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How to keep your patients less sedated during mechanical ventilation

Topic
Intensive Care
Topic
Intensive Care
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Less sedated ICU patient during mechanical ventilation

Dr Torben Steensgard Anderssen - Senior consultant ICU at Vejle Hospital explain through those two videos the benefits of the low sedation ventilation strategy. 

He explains that the key to having less sedated and actively participating patients is to be able to meet their breathing needs. To try and sustain their natural breathing effort as much as possible.

The clinical experience of less sedation and more awake patients

 

Dr Andersen is able to communicate with his patients at almost any time. Watch the video and learn more about his work and what challenges he faced when lowering the sedation. From the science behind the decision to their clinical experience today.

"We are able to communicate with our patients at almost any time", says Dr Andersen

 

The key to having less sedated and actively participating patients is to be able to meet their breathing needs. To try and sustain their natural breathing effort as much as possible.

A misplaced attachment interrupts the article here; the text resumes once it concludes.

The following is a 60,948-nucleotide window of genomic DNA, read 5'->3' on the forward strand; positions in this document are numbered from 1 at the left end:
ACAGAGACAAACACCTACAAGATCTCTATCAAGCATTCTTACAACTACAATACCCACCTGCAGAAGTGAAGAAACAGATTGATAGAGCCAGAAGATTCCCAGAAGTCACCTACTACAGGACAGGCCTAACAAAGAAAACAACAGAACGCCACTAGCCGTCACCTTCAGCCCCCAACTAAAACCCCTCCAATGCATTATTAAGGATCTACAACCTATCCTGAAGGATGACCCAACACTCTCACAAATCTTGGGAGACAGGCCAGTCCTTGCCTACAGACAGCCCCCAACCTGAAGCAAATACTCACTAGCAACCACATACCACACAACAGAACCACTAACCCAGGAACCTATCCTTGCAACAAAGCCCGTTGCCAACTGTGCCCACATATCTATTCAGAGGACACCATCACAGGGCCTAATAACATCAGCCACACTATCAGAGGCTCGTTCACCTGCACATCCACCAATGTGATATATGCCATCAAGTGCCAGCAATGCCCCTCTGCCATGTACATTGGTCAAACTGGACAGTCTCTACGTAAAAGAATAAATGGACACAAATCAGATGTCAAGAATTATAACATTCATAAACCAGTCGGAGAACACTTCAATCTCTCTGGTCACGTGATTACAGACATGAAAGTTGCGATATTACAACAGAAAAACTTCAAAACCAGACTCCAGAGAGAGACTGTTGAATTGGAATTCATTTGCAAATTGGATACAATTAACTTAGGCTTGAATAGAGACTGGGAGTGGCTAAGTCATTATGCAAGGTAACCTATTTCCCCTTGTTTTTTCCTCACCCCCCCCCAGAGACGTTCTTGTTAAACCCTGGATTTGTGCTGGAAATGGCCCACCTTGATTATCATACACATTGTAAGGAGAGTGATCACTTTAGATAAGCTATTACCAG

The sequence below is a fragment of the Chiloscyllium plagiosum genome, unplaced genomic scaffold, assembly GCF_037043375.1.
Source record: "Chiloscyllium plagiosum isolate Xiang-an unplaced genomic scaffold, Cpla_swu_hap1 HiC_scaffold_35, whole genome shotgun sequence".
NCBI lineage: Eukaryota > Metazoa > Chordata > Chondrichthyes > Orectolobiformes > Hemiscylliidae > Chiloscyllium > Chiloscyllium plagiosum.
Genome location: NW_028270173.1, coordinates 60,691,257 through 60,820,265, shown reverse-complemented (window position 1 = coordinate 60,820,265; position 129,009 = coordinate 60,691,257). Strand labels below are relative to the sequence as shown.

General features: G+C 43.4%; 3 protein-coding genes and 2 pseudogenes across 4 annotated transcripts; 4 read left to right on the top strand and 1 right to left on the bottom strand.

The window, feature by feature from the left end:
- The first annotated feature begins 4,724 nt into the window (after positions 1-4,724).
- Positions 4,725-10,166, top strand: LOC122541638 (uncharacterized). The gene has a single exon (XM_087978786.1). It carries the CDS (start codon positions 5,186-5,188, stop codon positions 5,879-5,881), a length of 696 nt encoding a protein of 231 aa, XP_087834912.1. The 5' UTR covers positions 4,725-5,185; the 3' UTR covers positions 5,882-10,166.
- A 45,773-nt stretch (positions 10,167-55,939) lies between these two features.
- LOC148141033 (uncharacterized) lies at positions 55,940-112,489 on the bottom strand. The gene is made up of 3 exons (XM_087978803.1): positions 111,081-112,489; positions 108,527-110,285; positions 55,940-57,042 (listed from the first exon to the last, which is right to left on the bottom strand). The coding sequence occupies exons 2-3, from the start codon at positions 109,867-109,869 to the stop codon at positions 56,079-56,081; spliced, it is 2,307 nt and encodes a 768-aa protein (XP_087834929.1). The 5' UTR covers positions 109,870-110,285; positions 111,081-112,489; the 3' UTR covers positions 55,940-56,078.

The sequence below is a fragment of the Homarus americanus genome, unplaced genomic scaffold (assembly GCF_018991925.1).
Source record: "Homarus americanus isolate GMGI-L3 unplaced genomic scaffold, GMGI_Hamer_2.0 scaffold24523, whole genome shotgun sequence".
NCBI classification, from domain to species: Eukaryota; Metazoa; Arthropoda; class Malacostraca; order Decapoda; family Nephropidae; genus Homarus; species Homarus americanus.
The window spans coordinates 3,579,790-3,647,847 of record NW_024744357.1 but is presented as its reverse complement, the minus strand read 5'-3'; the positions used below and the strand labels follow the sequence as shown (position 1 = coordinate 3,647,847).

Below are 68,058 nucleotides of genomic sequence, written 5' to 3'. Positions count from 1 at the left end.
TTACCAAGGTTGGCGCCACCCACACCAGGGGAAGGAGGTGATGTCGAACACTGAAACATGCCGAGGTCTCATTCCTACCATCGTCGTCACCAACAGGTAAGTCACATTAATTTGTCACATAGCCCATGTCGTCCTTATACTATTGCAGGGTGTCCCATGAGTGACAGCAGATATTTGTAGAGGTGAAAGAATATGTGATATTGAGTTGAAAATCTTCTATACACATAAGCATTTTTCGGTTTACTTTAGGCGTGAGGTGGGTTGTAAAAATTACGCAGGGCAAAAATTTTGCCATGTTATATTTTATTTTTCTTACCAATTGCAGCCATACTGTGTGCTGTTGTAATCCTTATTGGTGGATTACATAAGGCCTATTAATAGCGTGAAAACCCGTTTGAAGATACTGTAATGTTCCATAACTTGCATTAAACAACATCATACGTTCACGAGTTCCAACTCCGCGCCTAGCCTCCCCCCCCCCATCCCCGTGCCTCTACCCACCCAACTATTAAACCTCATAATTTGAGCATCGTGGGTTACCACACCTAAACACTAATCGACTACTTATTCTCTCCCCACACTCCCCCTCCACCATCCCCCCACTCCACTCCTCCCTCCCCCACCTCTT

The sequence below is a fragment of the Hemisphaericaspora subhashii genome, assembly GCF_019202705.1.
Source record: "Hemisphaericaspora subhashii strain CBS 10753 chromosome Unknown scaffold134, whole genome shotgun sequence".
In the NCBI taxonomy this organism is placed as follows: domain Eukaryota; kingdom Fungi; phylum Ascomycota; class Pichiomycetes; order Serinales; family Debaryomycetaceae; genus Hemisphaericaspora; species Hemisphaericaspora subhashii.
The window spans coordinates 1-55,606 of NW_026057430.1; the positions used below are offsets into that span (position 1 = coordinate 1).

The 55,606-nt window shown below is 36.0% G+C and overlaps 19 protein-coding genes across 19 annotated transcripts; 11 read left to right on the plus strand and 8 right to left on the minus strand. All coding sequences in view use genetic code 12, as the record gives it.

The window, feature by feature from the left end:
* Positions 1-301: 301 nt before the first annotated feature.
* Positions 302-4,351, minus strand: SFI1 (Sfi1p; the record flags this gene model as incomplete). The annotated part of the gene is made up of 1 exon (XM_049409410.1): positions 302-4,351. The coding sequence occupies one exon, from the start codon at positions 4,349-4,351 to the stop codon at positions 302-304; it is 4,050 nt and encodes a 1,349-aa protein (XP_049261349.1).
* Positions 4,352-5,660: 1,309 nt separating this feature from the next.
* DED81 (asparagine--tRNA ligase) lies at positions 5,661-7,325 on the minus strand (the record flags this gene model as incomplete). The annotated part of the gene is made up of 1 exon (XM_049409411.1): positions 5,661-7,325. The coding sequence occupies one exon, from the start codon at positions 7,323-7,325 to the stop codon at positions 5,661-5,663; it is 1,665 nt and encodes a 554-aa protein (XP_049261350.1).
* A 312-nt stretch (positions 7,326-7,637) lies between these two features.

This is when monitoring the electrical activity of the diaphragm (Edi), has become especially useful for Dr. Andersen. It has helped him identify patient-ventilator asynchrony and reduce over-sedation and over-assist.

Personalizing ventilation in the ICU

It can be challenging to identify how much ventilatory support the patient really needs. With Edi, the electrical activity of the diaphragm, you can identify and reduce over-sedation, over-assist, and asynchrony. This can help you start the weaning process earlier. [1] [2] [3]

Related Articles

  1. 1. Kallio M, et al. Neurally adjusted ventilatory assist (NAVA) in pediatric intensive care – a randomized controlled trial. Pediatr Pulmonol. 2015 Jan;50(1):55-62.

  2. 2. Bellani G, Pesenti A. Assessing effort and work of breathing. Curr Opin Crit Care. 2014 Jun;20(3):352-8.

  3. 3. Ducharme-Crevier L, et al. Interest of Monitoring Diaphragmatic Electrical Activity in the Pediatric Intensive Care Unit. Crit Care Res Pract. 2013;2013:384210